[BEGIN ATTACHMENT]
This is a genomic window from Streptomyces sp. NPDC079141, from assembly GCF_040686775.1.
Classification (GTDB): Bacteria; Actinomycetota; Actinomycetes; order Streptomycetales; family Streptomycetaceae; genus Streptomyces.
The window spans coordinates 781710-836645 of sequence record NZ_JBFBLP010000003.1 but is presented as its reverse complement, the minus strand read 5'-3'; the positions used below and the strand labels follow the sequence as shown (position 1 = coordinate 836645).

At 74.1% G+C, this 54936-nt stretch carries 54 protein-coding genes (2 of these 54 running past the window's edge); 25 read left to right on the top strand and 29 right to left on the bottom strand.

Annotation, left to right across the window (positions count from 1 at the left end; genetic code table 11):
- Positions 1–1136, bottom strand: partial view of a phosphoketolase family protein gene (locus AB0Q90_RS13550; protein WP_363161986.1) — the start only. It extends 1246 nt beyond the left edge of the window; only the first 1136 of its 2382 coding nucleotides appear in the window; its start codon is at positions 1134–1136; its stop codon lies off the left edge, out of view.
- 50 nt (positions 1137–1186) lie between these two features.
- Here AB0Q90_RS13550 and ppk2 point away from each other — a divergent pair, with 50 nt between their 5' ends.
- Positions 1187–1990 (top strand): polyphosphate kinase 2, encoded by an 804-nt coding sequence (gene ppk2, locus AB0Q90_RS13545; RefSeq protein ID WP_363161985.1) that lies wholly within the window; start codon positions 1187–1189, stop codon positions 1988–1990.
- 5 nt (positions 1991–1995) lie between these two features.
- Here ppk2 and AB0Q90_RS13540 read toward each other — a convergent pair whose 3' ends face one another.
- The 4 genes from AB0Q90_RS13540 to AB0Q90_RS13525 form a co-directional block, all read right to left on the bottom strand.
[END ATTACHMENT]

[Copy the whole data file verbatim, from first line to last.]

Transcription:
This is a genomic window from Streptomyces sp. NPDC079141, from assembly GCF_040686775.1.
Classification (GTDB): Bacteria; Actinomycetota; Actinomycetes; order Streptomycetales; family Streptomycetaceae; genus Streptomyces.
The window spans coordinates 781710-836645 of sequence record NZ_JBFBLP010000003.1 but is presented as its reverse complement, the minus strand read 5'-3'; the positions used below and the strand labels follow the sequence as shown (position 1 = coordinate 836645).

At 74.1% G+C, this 54936-nt stretch carries 54 protein-coding genes (2 of these 54 running past the window's edge); 25 read left to right on the top strand and 29 right to left on the bottom strand.

Annotation, left to right across the window (positions count from 1 at the left end; genetic code table 11):
- Positions 1–1136, bottom strand: partial view of a phosphoketolase family protein gene (locus AB0Q90_RS13550; protein WP_363161986.1) — the start only. It extends 1246 nt beyond the left edge of the window; only the first 1136 of its 2382 coding nucleotides appear in the window; its start codon is at positions 1134–1136; its stop codon lies off the left edge, out of view.
- 50 nt (positions 1137–1186) lie between these two features.
- Here AB0Q90_RS13550 and ppk2 point away from each other — a divergent pair, with 50 nt between their 5' ends.
- Positions 1187–1990 (top strand): polyphosphate kinase 2, encoded by an 804-nt coding sequence (gene ppk2, locus AB0Q90_RS13545; RefSeq protein ID WP_363161985.1) that lies wholly within the window; start codon positions 1187–1189, stop codon positions 1988–1990.
- 5 nt (positions 1991–1995) lie between these two features.
- Here ppk2 and AB0Q90_RS13540 read toward each other — a convergent pair whose 3' ends face one another.
- The 4 genes from AB0Q90_RS13540 to AB0Q90_RS13525 form a co-directional block, all read right to left on the bottom strand.